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Server user load notifications

What kind of server user load notifications can I subscribe to and what actions do I need to take?

User load warning

When receiving user load warnings, we advise to analyze the load on the server and inspect the processes that run under the application's user.

To investigate where a high load comes from, you could go to the monitoring overview in Pack and get an indication to see if traffic plays a role here.

More information can be found when SSH-ing into your server. Use the htop command to inspect processes that are causing the load. Make sure to read the docs, and get familiar with all the information it provides, like the load averages.

The VIRT, RES and MEM% columns are indidcators for memory usage, and CPU% for processor usage. The TIME+ comes in handy when inspecting long running processes.

Look at the data and try to spot bottlenecks in your processes that might cause problems, before it's too late with downtime as a potential result.

See background processes for more information related to administring backgound processes.

User load critical

A user load critical notification means that the load created by the application user becomes problematic. Inspect the processes on your server, and determine the cause of the load.

If the load as mainly caused by php-fpm, inspect the logs (tail -f domains/mywebsite.com/var/log/*.log) to find out if we're coping with regular traffic, or bot/unwanted traffic. See access logs for more information.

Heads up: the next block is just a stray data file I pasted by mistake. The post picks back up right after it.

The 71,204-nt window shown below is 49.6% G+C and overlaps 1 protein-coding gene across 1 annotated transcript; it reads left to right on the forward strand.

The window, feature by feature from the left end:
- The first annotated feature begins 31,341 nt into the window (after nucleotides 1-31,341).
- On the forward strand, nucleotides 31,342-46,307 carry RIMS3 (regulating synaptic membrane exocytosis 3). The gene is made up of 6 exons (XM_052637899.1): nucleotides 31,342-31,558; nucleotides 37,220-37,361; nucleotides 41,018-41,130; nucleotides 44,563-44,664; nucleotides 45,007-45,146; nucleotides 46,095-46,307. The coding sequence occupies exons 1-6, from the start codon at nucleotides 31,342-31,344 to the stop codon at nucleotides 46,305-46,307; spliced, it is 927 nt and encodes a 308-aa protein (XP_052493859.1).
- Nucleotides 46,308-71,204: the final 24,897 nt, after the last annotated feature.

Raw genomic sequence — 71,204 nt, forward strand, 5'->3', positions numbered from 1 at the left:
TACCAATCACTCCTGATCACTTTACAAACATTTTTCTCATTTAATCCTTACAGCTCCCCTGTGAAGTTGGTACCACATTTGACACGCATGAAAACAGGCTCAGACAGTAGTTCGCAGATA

If the load is caused by regular traffic, it might be an indicator to consider a server upgrade. Contact Sales when not completely sure.

When dealing with bot or other unwanted traffic that is causing critical load thereby degrading performance for regular traffic / users of your application, make sure you block the traffic. See blocking bots for more guidance related to bot blocking.

Performance measures

Monitor the situation and wait

It could be that the load will automatically degrade over time and go back to "normal". Traffic spikes and server heavy operations caused by your application, can result in temporary load spikes on the server without any real issues, but just enough to trigger load warning notifications. In this cases, monitoring the situation and being patience can be enough without the need to kill processes or other impactful measures.

If you suspect your application contains memory leaks or other performance bottlenecks, use application monitoring tooling like New Relic for further application performance analysis and insights.

Kill pending PHP requests and restart PHP processes

IMPORTANT Keep in mind that you should only use those commands when you are sure that running PHP processes are causing issues. Never just blindly kill PHP processes without knowing what you're doing, as it can potentially harm your application and it's users.

Sometimes it's neccesary to kill all pending PHP requests and restart all PHP processes. We can do this using the following Hipex CLI commands:

hipex restart:php
hipex restart:phpfpm

Kill all running MYSQL queries

IMPORTANT Keep in mind that you should only use those commands when you are sure that running MYSQL queries are causing issues. Never just blindly kill MYSQL queries without knowing what you're doing, as it can potentially harm your application and it's users.

Database queries sometimes get stuck or deadlocked. In this case, the Hipex CLI can be utilized to kill all running queries:

hipex restart:mysql

Kill all running bin/magento processes

Sometimes the application can't be reached because of too many running cronjobs. When you are not using the hipex cronjobs, new crons will start even if the old ones are not done yet. This will result in a lot of memory usage, and could slow down your application.

If this is the case, it might be better to kill running crons using the following command:

kill $(ps aux | grep '[b]in/magento' | awk '{print $2}')